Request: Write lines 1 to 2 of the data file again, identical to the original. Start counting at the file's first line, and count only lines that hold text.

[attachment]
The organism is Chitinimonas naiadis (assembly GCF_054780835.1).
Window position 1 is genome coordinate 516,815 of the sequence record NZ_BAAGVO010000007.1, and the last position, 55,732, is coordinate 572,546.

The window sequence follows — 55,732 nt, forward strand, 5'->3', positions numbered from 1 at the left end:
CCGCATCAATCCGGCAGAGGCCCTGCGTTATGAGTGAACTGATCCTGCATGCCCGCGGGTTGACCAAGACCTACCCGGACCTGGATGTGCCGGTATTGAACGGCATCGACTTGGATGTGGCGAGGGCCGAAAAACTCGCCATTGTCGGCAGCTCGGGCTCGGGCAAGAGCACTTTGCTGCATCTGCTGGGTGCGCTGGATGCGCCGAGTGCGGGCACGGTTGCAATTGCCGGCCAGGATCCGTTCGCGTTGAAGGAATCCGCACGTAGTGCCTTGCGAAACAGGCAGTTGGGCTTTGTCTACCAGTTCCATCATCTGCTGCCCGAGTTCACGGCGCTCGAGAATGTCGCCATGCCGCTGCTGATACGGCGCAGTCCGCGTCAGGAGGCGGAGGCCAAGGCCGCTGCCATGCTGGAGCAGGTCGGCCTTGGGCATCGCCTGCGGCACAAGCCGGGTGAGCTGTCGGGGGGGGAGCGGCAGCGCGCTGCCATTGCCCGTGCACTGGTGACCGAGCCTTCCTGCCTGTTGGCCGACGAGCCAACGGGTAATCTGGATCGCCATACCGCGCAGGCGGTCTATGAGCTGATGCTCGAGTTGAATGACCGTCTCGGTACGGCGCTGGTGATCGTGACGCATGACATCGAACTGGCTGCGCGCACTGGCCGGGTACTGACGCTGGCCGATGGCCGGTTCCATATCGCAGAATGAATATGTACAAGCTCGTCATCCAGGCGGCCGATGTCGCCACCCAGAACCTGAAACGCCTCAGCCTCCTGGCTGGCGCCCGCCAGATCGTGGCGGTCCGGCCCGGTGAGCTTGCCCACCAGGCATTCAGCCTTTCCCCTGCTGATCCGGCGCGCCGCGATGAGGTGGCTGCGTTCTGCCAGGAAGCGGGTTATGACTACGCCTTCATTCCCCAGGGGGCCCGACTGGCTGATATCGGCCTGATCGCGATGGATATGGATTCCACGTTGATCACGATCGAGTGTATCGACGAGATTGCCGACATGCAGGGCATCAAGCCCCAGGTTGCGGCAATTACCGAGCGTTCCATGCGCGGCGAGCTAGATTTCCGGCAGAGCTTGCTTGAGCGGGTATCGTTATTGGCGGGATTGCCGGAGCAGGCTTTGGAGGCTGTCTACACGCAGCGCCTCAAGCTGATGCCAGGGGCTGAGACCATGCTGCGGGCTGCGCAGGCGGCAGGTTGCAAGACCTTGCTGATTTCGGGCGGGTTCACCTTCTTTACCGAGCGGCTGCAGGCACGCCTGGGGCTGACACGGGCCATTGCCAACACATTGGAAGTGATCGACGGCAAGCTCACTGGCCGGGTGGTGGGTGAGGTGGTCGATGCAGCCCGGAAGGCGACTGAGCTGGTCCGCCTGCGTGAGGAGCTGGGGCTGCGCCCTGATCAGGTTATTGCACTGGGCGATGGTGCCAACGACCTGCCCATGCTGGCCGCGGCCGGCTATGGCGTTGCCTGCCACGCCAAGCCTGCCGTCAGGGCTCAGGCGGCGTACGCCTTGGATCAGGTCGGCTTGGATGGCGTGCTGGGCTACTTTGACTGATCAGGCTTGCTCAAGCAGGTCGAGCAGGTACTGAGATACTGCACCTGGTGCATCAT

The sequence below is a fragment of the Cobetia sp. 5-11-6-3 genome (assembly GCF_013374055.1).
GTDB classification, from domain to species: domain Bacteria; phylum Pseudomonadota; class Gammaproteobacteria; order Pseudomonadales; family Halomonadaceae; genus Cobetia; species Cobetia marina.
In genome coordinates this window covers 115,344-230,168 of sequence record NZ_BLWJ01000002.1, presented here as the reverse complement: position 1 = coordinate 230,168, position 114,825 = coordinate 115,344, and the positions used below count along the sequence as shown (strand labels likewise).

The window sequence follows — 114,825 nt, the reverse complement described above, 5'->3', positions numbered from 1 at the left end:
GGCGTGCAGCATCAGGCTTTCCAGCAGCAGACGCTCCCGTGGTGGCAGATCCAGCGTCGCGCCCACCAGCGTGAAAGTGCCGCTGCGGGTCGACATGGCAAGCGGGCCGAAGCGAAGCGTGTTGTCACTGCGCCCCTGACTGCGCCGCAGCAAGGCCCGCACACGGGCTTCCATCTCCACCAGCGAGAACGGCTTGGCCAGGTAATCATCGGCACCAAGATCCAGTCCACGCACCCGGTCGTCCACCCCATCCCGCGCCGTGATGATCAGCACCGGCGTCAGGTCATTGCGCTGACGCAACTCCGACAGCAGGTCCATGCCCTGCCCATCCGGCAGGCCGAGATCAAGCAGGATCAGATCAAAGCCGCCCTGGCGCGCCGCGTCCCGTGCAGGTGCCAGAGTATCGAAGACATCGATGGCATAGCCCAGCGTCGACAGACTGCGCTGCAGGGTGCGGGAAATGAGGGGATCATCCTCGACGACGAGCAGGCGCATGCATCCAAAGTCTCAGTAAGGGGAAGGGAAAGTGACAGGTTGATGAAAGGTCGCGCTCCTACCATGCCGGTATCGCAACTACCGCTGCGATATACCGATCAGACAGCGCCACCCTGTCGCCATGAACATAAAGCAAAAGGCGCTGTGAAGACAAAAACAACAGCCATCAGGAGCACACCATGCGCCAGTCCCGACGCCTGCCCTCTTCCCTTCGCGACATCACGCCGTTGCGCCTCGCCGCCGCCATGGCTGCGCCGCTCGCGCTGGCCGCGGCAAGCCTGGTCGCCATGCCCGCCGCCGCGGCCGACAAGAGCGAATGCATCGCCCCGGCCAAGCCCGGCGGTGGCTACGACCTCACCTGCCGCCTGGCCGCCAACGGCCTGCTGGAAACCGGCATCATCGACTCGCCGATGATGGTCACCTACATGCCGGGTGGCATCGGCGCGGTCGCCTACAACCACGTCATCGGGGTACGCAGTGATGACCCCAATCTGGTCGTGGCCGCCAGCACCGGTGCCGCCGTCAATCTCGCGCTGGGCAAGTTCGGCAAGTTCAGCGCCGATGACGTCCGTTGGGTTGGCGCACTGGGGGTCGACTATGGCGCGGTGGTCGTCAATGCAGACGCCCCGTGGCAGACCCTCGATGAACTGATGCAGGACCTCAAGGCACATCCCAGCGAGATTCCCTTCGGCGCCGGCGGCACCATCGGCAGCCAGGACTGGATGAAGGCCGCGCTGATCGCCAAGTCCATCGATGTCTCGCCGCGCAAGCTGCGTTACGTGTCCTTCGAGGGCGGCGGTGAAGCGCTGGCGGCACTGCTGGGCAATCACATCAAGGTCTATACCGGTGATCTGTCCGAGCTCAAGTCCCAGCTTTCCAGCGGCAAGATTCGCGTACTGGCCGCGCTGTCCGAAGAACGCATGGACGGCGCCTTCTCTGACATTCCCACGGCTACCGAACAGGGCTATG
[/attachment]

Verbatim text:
The organism is Chitinimonas naiadis (assembly GCF_054780835.1).
Window position 1 is genome coordinate 516,815 of the sequence record NZ_BAAGVO010000007.1, and the last position, 55,732, is coordinate 572,546.